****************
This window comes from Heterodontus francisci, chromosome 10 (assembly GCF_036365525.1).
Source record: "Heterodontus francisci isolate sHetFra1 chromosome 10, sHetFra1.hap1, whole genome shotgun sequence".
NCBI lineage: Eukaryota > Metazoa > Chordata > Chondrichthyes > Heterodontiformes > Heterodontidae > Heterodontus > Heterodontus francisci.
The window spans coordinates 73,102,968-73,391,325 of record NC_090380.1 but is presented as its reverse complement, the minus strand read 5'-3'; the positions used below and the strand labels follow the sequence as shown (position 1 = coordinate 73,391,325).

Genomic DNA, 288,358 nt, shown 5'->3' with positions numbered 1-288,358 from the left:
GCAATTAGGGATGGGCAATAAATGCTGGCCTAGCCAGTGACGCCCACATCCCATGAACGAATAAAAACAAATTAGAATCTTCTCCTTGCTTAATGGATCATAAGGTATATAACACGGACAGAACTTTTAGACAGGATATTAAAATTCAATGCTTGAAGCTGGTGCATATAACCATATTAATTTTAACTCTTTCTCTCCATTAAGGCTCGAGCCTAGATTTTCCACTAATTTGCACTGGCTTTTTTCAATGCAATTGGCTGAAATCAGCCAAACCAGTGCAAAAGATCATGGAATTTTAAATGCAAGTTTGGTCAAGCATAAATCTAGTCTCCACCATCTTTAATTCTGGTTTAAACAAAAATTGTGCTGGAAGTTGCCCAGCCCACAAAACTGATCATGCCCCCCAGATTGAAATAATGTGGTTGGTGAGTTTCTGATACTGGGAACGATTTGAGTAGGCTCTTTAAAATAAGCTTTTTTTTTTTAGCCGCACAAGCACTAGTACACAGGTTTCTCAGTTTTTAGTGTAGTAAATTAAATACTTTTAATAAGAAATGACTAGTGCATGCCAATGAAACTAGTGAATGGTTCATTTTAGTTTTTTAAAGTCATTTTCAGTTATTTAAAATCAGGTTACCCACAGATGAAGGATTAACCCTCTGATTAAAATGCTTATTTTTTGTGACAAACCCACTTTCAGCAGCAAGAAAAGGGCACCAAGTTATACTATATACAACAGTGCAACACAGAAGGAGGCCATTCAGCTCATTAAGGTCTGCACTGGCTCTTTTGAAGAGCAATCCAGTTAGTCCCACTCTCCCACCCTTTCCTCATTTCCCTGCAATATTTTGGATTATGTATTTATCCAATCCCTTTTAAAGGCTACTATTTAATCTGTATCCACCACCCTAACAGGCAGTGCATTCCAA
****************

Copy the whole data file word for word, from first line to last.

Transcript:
This window comes from Heterodontus francisci, chromosome 10 (assembly GCF_036365525.1).
Source record: "Heterodontus francisci isolate sHetFra1 chromosome 10, sHetFra1.hap1, whole genome shotgun sequence".
NCBI lineage: Eukaryota > Metazoa > Chordata > Chondrichthyes > Heterodontiformes > Heterodontidae > Heterodontus > Heterodontus francisci.
The window spans coordinates 73,102,968-73,391,325 of record NC_090380.1 but is presented as its reverse complement, the minus strand read 5'-3'; the positions used below and the strand labels follow the sequence as shown (position 1 = coordinate 73,391,325).

Genomic DNA, 288,358 nt, shown 5'->3' with positions numbered 1-288,358 from the left:
GCAATTAGGGATGGGCAATAAATGCTGGCCTAGCCAGTGACGCCCACATCCCATGAACGAATAAAAACAAATTAGAATCTTCTCCTTGCTTAATGGATCATAAGGTATATAACACGGACAGAACTTTTAGACAGGATATTAAAATTCAATGCTTGAAGCTGGTGCATATAACCATATTAATTTTAACTCTTTCTCTCCATTAAGGCTCGAGCCTAGATTTTCCACTAATTTGCACTGGCTTTTTTCAATGCAATTGGCTGAAATCAGCCAAACCAGTGCAAAAGATCATGGAATTTTAAATGCAAGTTTGGTCAAGCATAAATCTAGTCTCCACCATCTTTAATTCTGGTTTAAACAAAAATTGTGCTGGAAGTTGCCCAGCCCACAAAACTGATCATGCCCCCCAGATTGAAATAATGTGGTTGGTGAGTTTCTGATACTGGGAACGATTTGAGTAGGCTCTTTAAAATAAGCTTTTTTTTTTTAGCCGCACAAGCACTAGTACACAGGTTTCTCAGTTTTTAGTGTAGTAAATTAAATACTTTTAATAAGAAATGACTAGTGCATGCCAATGAAACTAGTGAATGGTTCATTTTAGTTTTTTAAAGTCATTTTCAGTTATTTAAAATCAGGTTACCCACAGATGAAGGATTAACCCTCTGATTAAAATGCTTATTTTTTGTGACAAACCCACTTTCAGCAGCAAGAAAAGGGCACCAAGTTATACTATATACAACAGTGCAACACAGAAGGAGGCCATTCAGCTCATTAAGGTCTGCACTGGCTCTTTTGAAGAGCAATCCAGTTAGTCCCACTCTCCCACCCTTTCCTCATTTCCCTGCAATATTTTGGATTATGTATTTATCCAATCCCTTTTAAAGGCTACTATTTAATCTGTATCCACCACCCTAACAGGCAGTGCATTCCAA